It’s a rare occasion when Greek prime minister meets with the Chinese president twice in one week. Greece’s Kyriakos Mitsotakis and China’s Xi Jinping met almost two weeks ago in Shanghai while the former was attending China’s biggest import-export expo and again met in Athens when Xi was in the Greek capital from November 10-12.
Xi’s visit was not just an act of courtesy that was meant as a diplomatic pay back for when Greek President Prokopis Pavlopoulos visited Beijing in May. Instead, Xi brought with him a large delegation of ministers and state officials for the visit.
All of this comes amid a major upheaval over the role the Chinese are playing in the overhaul of Athens’ port, Piraeus, which is at the forefront of China interest in Greece. Beijing first invested in Piraeus at a time when business deals with China were neither popular nor common. Back in 2009, the conservative government of Kostas Karamanlis concluded the privatisation of the Port of Piraeus and the buyer was China’s state-owned shipping giant Cosco. Ever since, Cosco has made massive infrastructure investments into the port.
The acquisition of the Piraeus port was China’s biggest-ever investment in Greece and Cosco recently received approval for a new investment plan from the Greek authorities to build a new cargo terminal. During his visit, Xi didn’t hide the fact that China now has a major interest in further improving its bilateral cooperation with Athens regarding the port.
“We have to constantly upgrade our practical cooperation in all areas. Deepen the existing cooperation areas and expand the scale of investment with the work in the Piraeus port being the ‘head of the dragon”.
Xi’s expression is indicative of the Chinese Communist Party’s intentions. Greece, on the other side, knows the limits of a potential closer relationship with China given the ongoing trade war that Beijing is currently locked in with the US and its major side-effects for the EU. Athens is, however, trying to promote bilateral relations in the economic field. The timing seems good, as there is significant interest from Greek businesses to open up to the huge, and potentially lucrative, Chinese market.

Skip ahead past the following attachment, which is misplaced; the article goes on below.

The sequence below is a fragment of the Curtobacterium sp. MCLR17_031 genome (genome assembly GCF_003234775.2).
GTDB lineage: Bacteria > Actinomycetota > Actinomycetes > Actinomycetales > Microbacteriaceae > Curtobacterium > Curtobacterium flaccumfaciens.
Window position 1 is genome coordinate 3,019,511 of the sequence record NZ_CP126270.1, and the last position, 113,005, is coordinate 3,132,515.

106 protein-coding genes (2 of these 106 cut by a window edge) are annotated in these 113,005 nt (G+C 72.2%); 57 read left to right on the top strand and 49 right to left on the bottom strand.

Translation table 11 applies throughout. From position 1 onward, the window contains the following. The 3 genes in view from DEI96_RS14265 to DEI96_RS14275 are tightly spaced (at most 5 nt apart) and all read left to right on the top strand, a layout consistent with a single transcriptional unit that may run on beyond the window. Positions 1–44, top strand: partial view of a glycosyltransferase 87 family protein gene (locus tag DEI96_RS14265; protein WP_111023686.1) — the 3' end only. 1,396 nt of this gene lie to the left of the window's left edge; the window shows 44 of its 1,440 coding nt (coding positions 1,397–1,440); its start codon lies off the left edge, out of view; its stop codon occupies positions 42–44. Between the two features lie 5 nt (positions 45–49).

From China’s perspective, many of their major corporations are interested in investing Greece, particularly in the agriculture, tourism, and energy sectors.
16 agreements on the table
Xi’s visit with so many Chinese Communist Party officials was an opportunity to ink 16 bilateral agreements, some of which are of significant interest for the Greek government as they are all are part of the wider effort to deepen Sino-Hellenic economic cooperation.
Two Chinese banks will now open up in Athens, including the Bank of China, the fourth largest commercial lender in the world. ICBC, the fifth largest bank in the world, is also opening up a liaison office in Greece’s capital.
Furthermore, China’s market for certain Greek agricultural products would also open up through as a result of the signing of a bilateral agreement.
A memorandum of understanding on the up-to-date implementation of a master plan for Piraeus was signed by with Cosco, with both stating the willingness of both sides to overcome any obstacles that may arise and that all ongoing works would be completed in accordance with the aforementioned master plan. Major infrastructure projects in the Port of Piraeus will be financed by the European Investment Bank, a move that further underlines European support for the project.
The two sides also moved to formalise the interest of China’s State Grid energy giant to take part in a competition that is expected to be announced within the coming weeks regarding the electrical connection of the Greek mainland with Crete. The Chinese also signed an agreement on the MINOS 50MW project in Crete.
Both sides also updated the airline connection agreement between the two countries with direct flight routes increasing from 14 to 35. Mitsotakis also announced that Athens would be directly connected with Shanghai beginning next summer.
Though it might seem that some of the aforementioned projects will not immediately bear any fruit, Mitsotakis, seems to be confident that the repositioning of Greece on the investment map will be done incrementally while at the same time taking advantage of any potential large-scale investment benefit.